Let me start with I'm a diabetic. I developedneuropathy, which basically you lose all sensationthe feet, but it's over a period of time.It was very painful. I would have sensationsmy feet like I was standing on fire, walkingon glass. Last October it got so bad that I couldn't sleep at night. Then I met Bullard, because he's just a great physician. I wouldn't think twice, I'd recommendhim to anybody. Very compassionate, very thorough, I can't say enough about Bullard. He'sjust a great physician and I don't know if there's anything he couldn't do hecould probably move mountains if he wanted to!Glen, probably one of the biggest questions
people are asking you is what'd we do, what'shappened. Of course, you had a tremendous improvementyour pain and the tinglingand the numbness. Easiest explanation is, to tell everybody, that this big nerve here,which is on the inside part of your left foot, was getting strangled. There was a noose aroundit. What we did is we wentand loosened the noose, and that allows that nerve to beginto function and work like it's supposed to.Now, the sensation is coming back, it's something that's going to take time butI can feel more. My quality of life has greatly improved since I had the procedure done by Bullard. There's no other physician
that I would recommend.Glen,the next couple weeks, what we're going to do is make sure that the swellingis improving, hopefully begin to transition you out of your compression socks, becauseI know it's kind of hot right now, and then look at making sure that your shoe gear andthings like that are where they're supposed to be, fitting you well, protecting your feetand stuff. Ok? Very good. Thank you, I appreciate it, havea good weekend! You do the same. Alright, see ya.
MARIANNE BRONNER RECEIVEDHER DEGREE AT JOHNS HOPKINS UNIVERSITY IN BIOPHYSICS AND I HAVE KNOWN HER SINCE SHE WAS A GRADUATE STUDENT THERE. THEN SHE BECAME AN ASSISTANT PROFESSOR AT UCIRVINE, AND AFTER 16 YEARS IN UCIRVINE AND RISING UP TO BECOME FULL
PROFESSOR, SHE THEN MOVED TO CAL TECH IN 1996, AND BECAME THE CHAIR OF THE FACULTY AT CAL TECH, AND SHE WAS THE FIRST WOMAN TO HOLD THAT POSITION, AND SHE HELD THAT POSITION FOR TWO YEARS. SO DR. BRONNER HAS DONE SEMINAL
WORK IN THE FIELD OF DEVELOPMENTAL BIOLOGY, AND HER LAB HAS HAD A LONG STANDING INTEREST IN NEURAL CRESTLINEAGE SPECIFICATION, MIGRATION AND DIFFERENTIATION, EARLY WORK PIONEERED THE USE OF SINGLE CELL LINEAGE LABELING APPROACHING FOR
CREST CELLS IN VIVO AND SHOWING THE CELLS ARE MULTIPOTENT. SHE THEN WENT ON TO DEFINE SEVERAL OF THE SIGNALS UNDERLYING THE INDUCTION SUCH AS SEGMENTAL MIGRATION AND RECENTLY HER LAB EXPLOITED THIS KNOWLEDGE WITH SYSTEMS LEVEL
TRANSCRIPTIONAL PROFILING, GENOMIC ANALYSIS AND IN VIVO PERTURBATION EXPERIMENTS TO REVEAL CONNECTIONS RESPONSIBLE FOR NEURAL CREST FORMATION, EVOLUTIONARY ORIGIN. HER WORK LED TO THE UNDERSTANDING OF A NUMBER OF
BIRTH DEFECTS RELATED TO NEURAL CREST DEVELOPMENT SUCH AS AUTONOMIC NEUROPATHY AND CRANIOFACIAL DEFECT AND HAS PUBLISHED MORE THAN 300 PAPERS IN TOP JOURNALS, SHE'S THE EDITOR IN CHIEF OF DEVELOPMENTAL BIOLOGY, AND ON THE EDITORIAL
MUSICIt's a rare disease impacting the lives of several thousandAmericans. And while the overall U.S. population effected by itis small, for the families dealing with this condition theimpliions are large, indeed. Part 2 of our continuing serieson hereditary ATTR continues. Christopher Cox reports fromBoston. It's rare, debilitating, and it's a fatal disease thatrunsfamilies with no known cure. It's name: Hereditary ATTRAmyloidosis. We're here in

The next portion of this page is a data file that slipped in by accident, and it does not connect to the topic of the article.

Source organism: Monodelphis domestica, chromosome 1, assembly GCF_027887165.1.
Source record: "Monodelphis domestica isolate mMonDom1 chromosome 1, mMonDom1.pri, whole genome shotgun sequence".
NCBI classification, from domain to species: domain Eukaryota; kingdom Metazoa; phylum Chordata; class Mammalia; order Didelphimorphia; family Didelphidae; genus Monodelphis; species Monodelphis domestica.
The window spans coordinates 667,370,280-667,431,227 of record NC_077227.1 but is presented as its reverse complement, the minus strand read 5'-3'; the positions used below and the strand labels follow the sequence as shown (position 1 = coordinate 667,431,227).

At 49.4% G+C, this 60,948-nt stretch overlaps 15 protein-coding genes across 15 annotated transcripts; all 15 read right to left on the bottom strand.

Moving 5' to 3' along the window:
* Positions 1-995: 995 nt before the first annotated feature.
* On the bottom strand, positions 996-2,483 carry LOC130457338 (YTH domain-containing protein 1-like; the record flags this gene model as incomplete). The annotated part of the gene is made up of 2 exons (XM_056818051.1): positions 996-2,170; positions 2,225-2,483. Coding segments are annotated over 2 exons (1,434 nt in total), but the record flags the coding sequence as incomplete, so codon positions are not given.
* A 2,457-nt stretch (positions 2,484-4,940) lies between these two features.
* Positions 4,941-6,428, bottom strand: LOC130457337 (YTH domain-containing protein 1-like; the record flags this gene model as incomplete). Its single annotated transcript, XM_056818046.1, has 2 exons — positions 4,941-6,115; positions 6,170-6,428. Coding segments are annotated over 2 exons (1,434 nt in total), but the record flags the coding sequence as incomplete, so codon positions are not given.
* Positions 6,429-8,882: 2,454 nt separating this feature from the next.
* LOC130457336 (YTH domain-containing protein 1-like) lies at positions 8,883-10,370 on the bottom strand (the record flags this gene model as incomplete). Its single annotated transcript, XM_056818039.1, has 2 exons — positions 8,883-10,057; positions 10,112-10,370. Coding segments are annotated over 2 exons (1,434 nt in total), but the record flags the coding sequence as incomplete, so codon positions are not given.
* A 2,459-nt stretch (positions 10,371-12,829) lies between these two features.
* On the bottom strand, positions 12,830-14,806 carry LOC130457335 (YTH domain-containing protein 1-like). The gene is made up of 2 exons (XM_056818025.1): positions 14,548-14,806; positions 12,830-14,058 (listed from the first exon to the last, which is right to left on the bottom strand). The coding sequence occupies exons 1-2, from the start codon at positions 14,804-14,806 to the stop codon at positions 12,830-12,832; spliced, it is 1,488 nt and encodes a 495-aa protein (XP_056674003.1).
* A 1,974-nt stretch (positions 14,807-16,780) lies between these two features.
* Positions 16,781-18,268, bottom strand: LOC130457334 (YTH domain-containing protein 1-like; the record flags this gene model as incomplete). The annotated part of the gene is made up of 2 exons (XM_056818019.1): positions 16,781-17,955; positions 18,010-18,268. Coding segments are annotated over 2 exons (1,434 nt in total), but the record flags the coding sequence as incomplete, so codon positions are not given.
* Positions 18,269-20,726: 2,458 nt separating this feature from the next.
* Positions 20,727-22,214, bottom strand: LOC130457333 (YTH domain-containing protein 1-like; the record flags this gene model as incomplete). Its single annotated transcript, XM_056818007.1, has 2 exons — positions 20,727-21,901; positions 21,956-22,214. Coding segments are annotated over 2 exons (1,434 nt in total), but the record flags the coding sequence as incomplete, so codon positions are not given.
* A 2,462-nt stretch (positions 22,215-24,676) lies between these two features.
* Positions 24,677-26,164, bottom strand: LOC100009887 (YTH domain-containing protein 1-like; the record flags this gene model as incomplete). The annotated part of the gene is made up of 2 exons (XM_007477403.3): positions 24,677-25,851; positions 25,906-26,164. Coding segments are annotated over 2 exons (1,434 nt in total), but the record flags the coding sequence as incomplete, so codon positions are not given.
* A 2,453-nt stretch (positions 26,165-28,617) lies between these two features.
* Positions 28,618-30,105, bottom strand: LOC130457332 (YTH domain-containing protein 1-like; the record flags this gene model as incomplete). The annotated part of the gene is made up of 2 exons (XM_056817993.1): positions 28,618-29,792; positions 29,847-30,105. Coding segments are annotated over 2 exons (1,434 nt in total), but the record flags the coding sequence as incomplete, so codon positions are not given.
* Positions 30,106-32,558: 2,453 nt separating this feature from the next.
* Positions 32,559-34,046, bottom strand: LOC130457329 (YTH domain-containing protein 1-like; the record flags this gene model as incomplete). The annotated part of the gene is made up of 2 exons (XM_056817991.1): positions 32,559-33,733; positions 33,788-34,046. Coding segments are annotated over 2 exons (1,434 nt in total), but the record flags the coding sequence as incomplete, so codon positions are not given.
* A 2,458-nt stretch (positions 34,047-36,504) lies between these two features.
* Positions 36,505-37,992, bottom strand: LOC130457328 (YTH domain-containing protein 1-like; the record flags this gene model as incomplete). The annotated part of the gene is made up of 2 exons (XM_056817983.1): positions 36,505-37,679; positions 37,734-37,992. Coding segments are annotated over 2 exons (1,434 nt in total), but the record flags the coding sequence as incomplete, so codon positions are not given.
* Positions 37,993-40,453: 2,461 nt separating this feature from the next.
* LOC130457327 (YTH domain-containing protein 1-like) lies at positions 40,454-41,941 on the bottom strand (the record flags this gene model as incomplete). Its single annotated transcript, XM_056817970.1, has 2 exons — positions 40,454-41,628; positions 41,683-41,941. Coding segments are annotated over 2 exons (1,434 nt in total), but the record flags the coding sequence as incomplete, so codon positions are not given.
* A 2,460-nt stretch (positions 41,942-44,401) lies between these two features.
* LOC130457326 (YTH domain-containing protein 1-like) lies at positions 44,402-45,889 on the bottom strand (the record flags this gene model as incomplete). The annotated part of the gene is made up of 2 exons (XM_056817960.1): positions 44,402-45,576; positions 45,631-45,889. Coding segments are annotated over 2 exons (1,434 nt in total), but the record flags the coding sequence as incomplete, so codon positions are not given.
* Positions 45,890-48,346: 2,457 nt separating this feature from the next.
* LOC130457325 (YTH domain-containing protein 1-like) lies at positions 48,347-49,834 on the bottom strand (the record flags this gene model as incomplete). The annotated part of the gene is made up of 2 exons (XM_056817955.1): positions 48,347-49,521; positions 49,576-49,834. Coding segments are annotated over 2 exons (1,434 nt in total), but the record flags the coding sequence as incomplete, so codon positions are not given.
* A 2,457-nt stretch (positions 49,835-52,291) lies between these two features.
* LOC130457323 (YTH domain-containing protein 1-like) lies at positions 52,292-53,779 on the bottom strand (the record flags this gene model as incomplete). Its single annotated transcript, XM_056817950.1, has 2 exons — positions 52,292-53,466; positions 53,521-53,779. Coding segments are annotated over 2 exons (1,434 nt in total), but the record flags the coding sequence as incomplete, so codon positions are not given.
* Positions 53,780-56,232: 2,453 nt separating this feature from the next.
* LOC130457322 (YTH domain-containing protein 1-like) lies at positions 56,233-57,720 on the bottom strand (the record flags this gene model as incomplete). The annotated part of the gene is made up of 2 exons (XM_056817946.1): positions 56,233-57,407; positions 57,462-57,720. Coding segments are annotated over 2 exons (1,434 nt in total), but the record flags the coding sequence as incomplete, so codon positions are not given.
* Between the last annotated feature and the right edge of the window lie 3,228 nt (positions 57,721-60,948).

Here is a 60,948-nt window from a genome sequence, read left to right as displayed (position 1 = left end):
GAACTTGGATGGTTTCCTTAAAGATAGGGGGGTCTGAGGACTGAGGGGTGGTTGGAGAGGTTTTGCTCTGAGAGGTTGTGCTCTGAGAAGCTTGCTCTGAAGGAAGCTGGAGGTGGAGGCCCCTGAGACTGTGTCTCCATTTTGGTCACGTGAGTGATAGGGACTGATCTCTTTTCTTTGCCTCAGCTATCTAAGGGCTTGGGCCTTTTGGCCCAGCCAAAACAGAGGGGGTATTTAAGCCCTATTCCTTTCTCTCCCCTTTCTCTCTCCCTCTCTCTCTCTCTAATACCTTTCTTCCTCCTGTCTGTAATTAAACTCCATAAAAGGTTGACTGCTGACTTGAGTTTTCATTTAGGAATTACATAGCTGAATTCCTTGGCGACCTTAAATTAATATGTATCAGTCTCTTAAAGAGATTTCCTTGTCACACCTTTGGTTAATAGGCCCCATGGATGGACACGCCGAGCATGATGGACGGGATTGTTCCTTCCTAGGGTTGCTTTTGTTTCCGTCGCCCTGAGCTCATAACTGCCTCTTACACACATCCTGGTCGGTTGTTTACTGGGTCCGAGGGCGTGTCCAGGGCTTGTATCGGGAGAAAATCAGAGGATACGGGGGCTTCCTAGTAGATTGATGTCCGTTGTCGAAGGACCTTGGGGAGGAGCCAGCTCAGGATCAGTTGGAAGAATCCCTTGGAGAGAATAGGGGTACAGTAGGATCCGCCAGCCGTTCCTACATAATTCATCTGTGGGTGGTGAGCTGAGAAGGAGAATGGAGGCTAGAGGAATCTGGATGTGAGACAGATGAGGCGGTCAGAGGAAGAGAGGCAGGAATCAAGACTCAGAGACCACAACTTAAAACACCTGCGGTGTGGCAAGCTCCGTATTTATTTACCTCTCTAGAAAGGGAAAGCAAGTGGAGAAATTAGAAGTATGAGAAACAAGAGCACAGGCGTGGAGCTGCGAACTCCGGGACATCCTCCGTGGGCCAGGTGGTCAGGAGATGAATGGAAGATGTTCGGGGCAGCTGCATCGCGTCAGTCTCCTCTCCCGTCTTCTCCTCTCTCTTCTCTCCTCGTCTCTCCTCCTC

Boston on the banks of thehistoric Charles River to meet with 2 very special women. Womenimpacted by this disease. To hear their stories and theirhopes, and how it's impacting them, their lives, and theirfamilies. The day after I turned 44, I got my feet out of bed andI noticed, as I put my feet on the floor, that my feet began totingle, as if they had fallen asleep, and I thought, oh, thiswill just go away. And throughout the day it did not,and I tried to dismiss it. I did
a lot of walking and I had badshoes, and 3 days later the tingling startedmy hands.And I remember calling Christina and we had been talking and Isaid, you know, I think this may have started. And said you'dbetter get to the now. Dawn and Christina knew whatthose symptoms meant. Bloodlines for this disease run deepthefamily. Very close third cousins represent the fifth generation.Christina's 2 siblings, are also positive for the genemutation. You're both familiar
with the family genealogy chart.Has that graphic been helpful for you bothunderstandingand communiing the disease? For me, it's it's something Ican also take to the s as proof that this isn't somethingto be dismissed. This is something that occurs everygeneration, and the 5050 chance that this recessive gene playsitself out, justevery generation. And for mepersonally, it seemed like every 10 years someoneour familyis effected, and you know, dies.
And it wasn't until Christina'sside of the family, where it was your dad and your aunt, thatthere was more hope they caught it so early. That there was achance of life and it wasn't a death sentence. So for me, thechart, it's kinda hard to see so many generations effected and somany families and, but yet a little bit hopeful to see thatwithin these generations people are starting to live. There arenew treatment options. Things are happening for us. ATTR is,of course, a familial disease
that afflicts through thegenerations. Patients and their family members become familiarwith the symptoms. And younger patients that experience thedisease are familiar with those symptoms leading to an earlierapproach to s and an earlier diagnosis. Dawn, youtested positive for the disease nearly a decade before symptomsbegan showing up. Tell us about that. The genetic confirmationshows that there might be the luck of the aw. It's a 5050chance of developing the